That 'tuning' was why I was in my lab tonight. "I have a message I want delivered," the voice said, and went on to list a top scientist, the nation's attorney-general, the most successful movie producer, an influential bishop, and the man currently most visible in media commentary.

"Oh, sure," I said. "I'll just call their secretaries and make an appointment!" Sarcasm dripped from my voice.

"They will see you," the voice continued. "Look at this." A series of equations and diagrams appeared on my computer screen. I had aced all forms of math -- partly because women were not supposed to be into math, but mostly because it fascinated me. I stared at what was scrolling by, and gasped.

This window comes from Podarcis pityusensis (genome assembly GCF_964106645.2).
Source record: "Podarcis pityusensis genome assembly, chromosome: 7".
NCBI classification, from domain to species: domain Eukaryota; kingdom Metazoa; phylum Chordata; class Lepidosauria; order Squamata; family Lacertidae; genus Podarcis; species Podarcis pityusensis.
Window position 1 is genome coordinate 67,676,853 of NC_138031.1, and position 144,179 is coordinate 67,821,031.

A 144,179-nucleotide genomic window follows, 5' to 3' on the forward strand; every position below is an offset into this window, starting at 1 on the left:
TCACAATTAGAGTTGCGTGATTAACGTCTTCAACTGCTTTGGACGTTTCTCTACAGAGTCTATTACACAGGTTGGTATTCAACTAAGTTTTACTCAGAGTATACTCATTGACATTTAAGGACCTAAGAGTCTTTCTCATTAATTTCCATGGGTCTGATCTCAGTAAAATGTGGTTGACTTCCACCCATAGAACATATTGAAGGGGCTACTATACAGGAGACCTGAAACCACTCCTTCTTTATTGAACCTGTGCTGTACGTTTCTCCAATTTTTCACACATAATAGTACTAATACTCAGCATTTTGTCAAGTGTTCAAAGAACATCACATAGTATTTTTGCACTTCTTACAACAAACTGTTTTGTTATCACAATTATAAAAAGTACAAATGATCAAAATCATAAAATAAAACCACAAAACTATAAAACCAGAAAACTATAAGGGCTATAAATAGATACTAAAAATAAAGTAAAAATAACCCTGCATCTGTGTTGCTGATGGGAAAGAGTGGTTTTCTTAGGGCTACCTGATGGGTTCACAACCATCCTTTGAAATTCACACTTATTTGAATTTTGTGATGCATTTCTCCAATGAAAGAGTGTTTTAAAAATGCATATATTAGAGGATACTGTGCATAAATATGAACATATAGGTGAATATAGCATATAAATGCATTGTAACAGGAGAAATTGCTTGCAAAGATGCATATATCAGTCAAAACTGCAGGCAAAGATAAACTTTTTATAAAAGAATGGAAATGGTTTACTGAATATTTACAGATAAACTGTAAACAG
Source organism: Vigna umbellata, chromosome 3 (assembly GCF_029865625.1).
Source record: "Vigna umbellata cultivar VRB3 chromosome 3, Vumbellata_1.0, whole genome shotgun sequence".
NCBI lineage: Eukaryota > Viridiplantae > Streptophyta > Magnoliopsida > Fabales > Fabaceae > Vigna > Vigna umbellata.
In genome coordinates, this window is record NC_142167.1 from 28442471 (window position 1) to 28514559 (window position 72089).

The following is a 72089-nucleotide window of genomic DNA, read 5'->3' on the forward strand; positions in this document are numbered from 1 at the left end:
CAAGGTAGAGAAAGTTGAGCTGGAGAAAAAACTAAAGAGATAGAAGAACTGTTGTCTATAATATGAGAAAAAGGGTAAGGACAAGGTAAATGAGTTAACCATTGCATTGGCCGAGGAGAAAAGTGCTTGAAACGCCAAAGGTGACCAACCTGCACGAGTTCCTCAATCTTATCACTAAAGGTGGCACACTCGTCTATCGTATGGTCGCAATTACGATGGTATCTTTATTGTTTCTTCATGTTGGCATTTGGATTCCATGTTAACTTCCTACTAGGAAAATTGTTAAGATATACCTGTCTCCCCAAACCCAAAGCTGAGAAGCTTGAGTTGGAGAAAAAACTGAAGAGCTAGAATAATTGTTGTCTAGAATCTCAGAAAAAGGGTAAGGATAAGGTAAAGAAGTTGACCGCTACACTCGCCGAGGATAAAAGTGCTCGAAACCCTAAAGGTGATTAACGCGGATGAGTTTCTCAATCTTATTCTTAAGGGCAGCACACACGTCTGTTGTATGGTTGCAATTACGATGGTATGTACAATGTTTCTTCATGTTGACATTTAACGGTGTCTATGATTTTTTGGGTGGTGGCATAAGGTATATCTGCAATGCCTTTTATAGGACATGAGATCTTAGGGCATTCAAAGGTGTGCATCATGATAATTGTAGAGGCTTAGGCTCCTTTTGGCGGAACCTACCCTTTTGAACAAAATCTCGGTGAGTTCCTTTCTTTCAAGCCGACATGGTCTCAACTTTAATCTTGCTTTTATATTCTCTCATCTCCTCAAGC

"That's -- that's describing the Big Bang," I whispered in awe, "including the start of it! Scientists have been fighting about that for decades!" I shook my head in wonder. "That will certainly get the scientist's attention!"

There were equally strong attention-getters for each name I had been given.

"Okay," I said, reluctantly giving in. "What's the message?"

(What will make my dream come true?)

"It's the same for all of them," I was told. There was a solemnity to the voice. "As I planned, mankind developed intelligence equal to my own. Man is here to find the answer to the problem of temptation. It's an answer I have searched for fruitlessly, and I need it! Back home, you aren't considered mature until you have solved that problem. Your scribes and scholars got a lot of it right, but they put in a crutch for the true answer. They created Satan. 'The devil made me do it!' is not a solution!"

"There is no Satan?" I asked in astonishment.

"Do you believe there is?"

". . .Well, I guess not. Still, as far as temptation goes, psychiatrists --"